mgd77manage man page
mgd77manage — Manage the content of MGD77+ files
mgd77manage NGDC-ids [ -A[+]a|c|d|D|e|E|g|i|n|t|Tfileinfo ] [ -Cf|g|e ] [ -Dabbrev1,abbrev2,…) ] [ -Eempty ] [ -F ] [ -Iabbrev/name/unit/t/scale/offset/comment ] [ -Nunit ] [ -Rregion ] [ -V[level] ] [ -bibinary ] [ -dinodata ] [ -nflags ]
Note: No space is allowed between the option flag and the associated arguments.
mgd77manage deals with maintaining extra custom columns in MGD77+ netCDF files. You can either delete one or more columns, add a new column, update an existing column with new data, or supply error correction information (*.e77 files). New data may come from a table (ASCII unless -bi is used), be based on existing columns and certain theoretical expressions, or they may be obtained by sampling a grid (choose between GMT grid or a Sandwell/Smith Mercator *.img grid) along track. The new data will be appended to the MGD77+ file in the form of an extra data column of specified type. The data file will be modified; no new file will be created. For the big issues, see the Discussion section below.
Can be one or more of five kinds of specifiers:
8-character NGDC IDs, e.g., 01010083, JA010010etc., etc.
2-character agency codes which will return all cruises from each agency.
4-character <agency><vessel> codes, which will return all cruises from those vessels.
=list, where list is a table with NGDC IDs, one per line.
If nothing is specified we return all cruises in the data base.
(See mgd77info -L for agency and vessel codes). If no file extension is given then we search for files with one of the four known extensions. The search order (and the extensions) tried is MGD77+ (“.nc”), MGD77T (“.m77t”), MGD77 (“.mgd77” ) and plain text file (“.dat”). Use -I to ignore one or more of these file types). Cruise files will be looked for first in the current directory and second in all directories listed in $MGD77_HOME/mgd77_paths.txt [If $MGD77_HOME is not set it will default to $GMT_SHAREDIR/mgd77].
Add a new data column. If an existing column with the same abbreviation already exists in the file we will cowardly refuse to update the file. Specifying -A+ overcomes this reluctance (However, sometimes an existing column cannot be upgraded without first deleting it; if so you will be warned). Select a column source code among a, c, d, D, e, g, i, n, t, or T; detailed descriptions for each choice follow:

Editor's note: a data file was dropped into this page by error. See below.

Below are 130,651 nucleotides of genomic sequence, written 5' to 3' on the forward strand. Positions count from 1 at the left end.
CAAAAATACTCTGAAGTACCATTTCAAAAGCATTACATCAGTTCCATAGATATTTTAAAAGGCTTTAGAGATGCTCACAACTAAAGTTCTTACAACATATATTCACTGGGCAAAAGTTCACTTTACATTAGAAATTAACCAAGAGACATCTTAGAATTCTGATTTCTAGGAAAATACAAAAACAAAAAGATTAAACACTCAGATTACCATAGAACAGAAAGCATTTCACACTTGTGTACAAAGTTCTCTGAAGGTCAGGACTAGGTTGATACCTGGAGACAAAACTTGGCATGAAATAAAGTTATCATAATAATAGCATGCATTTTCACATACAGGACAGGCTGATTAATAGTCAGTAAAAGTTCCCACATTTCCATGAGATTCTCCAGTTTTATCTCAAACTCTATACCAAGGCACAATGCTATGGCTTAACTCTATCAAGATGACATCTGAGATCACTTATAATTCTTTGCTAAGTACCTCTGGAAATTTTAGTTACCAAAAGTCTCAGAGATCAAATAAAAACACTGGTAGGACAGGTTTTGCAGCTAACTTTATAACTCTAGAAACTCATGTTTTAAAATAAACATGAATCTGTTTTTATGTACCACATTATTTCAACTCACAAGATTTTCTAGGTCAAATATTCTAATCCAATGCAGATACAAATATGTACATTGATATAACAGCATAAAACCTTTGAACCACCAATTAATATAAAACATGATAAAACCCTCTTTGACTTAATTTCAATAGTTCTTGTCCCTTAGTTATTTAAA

a Append filename of a single column table to add. File must have the same number of rows as the MGD77+ file. If no file is given we read from stdin instead.
c Create a new column that derives from existing data or formulas for corrections and reference fields. Append c for the Carter corrections subtracted from uncorrected depths, g for the IGF gravity reference field (a.k.a “normal gravity”), m for the IGRF total field magnetic reference field, and r for recomputed magnetic anomaly (append 1 or 2 to specify which total field column to use ). For gravity we choose the reference field based on the parameter Gravity Theoretical Formula Code in the cruise’s MGD77 header. If this is not set or is invalid we default to the IGF 1980. You can override this behavior by appending the desired code: 1 = Heiskanen 1924, 2 = International 1930, 3 = IGF1967, or 4 = IGF1980.
d Append filename of a two-column table with the first column holding distances along track and the second column holding data values. If no file is given we read from stdin instead. Records with matching distances in the MGD77+ file will be assigned the new values; at other distances we set them to NaN. Alternatively, give upper case D instead and we will interpolate the column at all record distances. See -N for choosing distance units and -C for choosing how distances are calculated.